Suspension of Destination explores and wonders at the surreal experience of returning to a once-familiar place. These images are produced through the in-camera glitch of a mis-fired panorama taken with the most vernacular of cameras, an iPhone. The mis-aligned subjects mirror the unease of becoming a tourist in a previously known land as all of the images follow rituals of flow, be it the process of waves moving across a lake or hours spent driving, these acts consider passing through place rather than being a part of it.
This drive was a revealing experience. The road and much of the landscape was artificial, and yet it couldn’t be called a work of art. On the other hand, it did something for me that art had never done. [Its] effect was to liberate me from many of the views I had about art. It seemed that there had been a reality there which had not had any expression in art. The experience of the road was something mapped out but not socially recognized. I thought to myself, it ought to be clear that that’s the end of art. Most paintings look pretty pictorial after that. There is no way you can frame it, you just have to experience it. -Tony Smith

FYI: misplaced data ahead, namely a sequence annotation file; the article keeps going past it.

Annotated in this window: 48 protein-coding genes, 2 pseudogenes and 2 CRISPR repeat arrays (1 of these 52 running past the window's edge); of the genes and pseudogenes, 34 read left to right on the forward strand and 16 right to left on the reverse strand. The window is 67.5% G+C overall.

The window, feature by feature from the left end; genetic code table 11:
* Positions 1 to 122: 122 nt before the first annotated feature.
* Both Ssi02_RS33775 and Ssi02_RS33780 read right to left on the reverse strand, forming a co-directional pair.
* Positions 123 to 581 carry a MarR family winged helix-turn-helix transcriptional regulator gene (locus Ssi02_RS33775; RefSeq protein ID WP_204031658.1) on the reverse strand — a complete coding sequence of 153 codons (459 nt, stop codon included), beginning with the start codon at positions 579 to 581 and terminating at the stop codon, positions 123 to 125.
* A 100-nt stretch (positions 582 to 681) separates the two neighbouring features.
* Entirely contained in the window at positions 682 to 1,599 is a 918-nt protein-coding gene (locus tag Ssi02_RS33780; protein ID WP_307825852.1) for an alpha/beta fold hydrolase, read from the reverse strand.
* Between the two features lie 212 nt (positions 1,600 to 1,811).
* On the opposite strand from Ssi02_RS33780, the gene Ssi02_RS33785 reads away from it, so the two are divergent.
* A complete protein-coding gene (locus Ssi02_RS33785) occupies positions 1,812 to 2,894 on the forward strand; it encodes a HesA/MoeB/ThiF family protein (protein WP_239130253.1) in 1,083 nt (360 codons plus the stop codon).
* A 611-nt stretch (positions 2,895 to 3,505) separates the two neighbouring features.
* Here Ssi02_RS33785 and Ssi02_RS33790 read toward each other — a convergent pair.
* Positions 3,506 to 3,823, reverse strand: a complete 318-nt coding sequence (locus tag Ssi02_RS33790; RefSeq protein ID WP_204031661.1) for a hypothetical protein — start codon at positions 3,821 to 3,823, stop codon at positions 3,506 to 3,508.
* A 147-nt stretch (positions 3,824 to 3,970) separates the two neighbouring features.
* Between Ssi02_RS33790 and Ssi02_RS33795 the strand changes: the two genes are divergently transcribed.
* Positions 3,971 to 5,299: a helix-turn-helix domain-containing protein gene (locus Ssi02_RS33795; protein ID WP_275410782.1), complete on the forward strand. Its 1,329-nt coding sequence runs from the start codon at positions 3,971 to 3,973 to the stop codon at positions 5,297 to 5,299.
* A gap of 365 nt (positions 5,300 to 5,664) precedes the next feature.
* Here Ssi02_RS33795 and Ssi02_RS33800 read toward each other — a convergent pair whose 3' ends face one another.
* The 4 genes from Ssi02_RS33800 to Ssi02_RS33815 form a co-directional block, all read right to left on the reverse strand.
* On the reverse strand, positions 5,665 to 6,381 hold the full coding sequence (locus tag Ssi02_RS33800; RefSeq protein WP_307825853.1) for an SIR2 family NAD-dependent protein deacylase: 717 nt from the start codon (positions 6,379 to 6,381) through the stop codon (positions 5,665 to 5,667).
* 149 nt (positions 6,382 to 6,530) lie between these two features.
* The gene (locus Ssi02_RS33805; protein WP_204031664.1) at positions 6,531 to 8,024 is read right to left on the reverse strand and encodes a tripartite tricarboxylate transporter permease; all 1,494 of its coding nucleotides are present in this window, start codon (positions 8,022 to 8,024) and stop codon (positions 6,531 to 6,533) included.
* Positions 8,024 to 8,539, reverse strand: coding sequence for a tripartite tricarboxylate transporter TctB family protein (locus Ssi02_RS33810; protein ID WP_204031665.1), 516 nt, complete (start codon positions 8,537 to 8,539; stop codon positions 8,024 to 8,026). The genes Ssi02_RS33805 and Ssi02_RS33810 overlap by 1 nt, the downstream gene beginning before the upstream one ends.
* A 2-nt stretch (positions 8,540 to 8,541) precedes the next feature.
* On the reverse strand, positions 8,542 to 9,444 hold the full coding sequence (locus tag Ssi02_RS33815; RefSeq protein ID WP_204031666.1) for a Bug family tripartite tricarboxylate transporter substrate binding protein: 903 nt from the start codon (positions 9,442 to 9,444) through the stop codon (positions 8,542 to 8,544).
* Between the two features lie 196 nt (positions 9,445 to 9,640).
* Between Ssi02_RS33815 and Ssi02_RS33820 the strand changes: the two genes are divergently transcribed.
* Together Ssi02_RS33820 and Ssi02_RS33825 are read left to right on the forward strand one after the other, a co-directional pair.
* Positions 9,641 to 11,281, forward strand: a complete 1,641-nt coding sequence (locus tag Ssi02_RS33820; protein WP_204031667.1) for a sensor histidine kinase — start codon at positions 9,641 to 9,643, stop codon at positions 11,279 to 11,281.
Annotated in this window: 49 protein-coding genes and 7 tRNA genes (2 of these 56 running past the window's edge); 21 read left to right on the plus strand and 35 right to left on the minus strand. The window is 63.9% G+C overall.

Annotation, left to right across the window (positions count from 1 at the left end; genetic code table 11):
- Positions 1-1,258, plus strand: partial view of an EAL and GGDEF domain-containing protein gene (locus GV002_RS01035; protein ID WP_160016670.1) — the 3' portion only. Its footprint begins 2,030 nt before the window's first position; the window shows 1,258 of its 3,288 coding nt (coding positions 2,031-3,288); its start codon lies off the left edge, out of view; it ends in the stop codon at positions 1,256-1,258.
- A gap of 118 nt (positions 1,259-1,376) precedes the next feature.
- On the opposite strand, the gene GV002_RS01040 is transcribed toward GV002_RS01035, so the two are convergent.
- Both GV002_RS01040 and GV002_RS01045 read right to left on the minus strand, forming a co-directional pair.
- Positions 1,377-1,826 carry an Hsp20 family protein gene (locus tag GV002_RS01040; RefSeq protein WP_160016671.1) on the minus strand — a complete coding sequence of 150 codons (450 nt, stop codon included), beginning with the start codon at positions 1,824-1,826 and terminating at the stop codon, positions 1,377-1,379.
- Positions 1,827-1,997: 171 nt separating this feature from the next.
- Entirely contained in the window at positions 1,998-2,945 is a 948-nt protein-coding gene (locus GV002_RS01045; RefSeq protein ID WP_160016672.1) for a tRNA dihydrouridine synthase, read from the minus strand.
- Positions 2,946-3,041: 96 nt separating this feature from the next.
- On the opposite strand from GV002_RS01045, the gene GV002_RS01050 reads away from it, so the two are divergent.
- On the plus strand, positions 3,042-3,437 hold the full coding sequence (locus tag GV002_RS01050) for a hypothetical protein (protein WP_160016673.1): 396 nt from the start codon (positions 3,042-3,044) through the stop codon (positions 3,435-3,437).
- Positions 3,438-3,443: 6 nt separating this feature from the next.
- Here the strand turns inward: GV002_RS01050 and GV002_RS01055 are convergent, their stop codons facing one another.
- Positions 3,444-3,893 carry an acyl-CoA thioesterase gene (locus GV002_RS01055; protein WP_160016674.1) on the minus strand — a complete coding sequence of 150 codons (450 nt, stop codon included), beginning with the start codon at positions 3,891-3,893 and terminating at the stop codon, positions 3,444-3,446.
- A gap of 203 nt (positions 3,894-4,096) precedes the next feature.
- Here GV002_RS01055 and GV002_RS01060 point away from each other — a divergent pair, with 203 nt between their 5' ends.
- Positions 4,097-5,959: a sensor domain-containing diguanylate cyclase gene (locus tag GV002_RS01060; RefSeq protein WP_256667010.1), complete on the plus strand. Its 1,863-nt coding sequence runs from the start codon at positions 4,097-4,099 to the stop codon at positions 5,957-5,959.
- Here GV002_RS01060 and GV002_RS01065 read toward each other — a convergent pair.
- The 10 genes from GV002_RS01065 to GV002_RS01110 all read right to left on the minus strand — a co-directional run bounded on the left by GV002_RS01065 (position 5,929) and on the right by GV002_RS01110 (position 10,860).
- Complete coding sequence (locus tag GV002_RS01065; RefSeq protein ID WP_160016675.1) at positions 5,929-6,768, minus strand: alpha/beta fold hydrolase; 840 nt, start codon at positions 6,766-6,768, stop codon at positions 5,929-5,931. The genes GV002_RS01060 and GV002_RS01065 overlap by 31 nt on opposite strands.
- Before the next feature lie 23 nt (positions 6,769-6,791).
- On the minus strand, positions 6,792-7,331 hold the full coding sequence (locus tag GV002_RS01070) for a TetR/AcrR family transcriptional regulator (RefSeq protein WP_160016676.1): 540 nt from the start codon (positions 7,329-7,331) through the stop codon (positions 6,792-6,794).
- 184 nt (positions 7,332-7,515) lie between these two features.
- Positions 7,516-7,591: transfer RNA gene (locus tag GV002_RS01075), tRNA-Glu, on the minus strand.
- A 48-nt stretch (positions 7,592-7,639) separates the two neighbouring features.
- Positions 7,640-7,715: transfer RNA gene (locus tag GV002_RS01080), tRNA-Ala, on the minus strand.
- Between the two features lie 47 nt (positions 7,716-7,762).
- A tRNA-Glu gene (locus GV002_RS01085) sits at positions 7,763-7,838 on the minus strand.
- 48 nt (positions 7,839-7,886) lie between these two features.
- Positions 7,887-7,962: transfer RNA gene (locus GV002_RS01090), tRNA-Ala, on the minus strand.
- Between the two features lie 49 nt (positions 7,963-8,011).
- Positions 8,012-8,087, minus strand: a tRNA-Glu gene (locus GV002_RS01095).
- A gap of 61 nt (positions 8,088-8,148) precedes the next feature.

All dimension seems lost in the process. In other words, you are really going from some place to some place, which is to say, nowhere in particular. To be located between those two points puts you in a position of elsewhere, so there’s no focus. This outer edge and this centre constantly subvert each other, cancel each other out. There is a suspension of destination. -Robert Smithson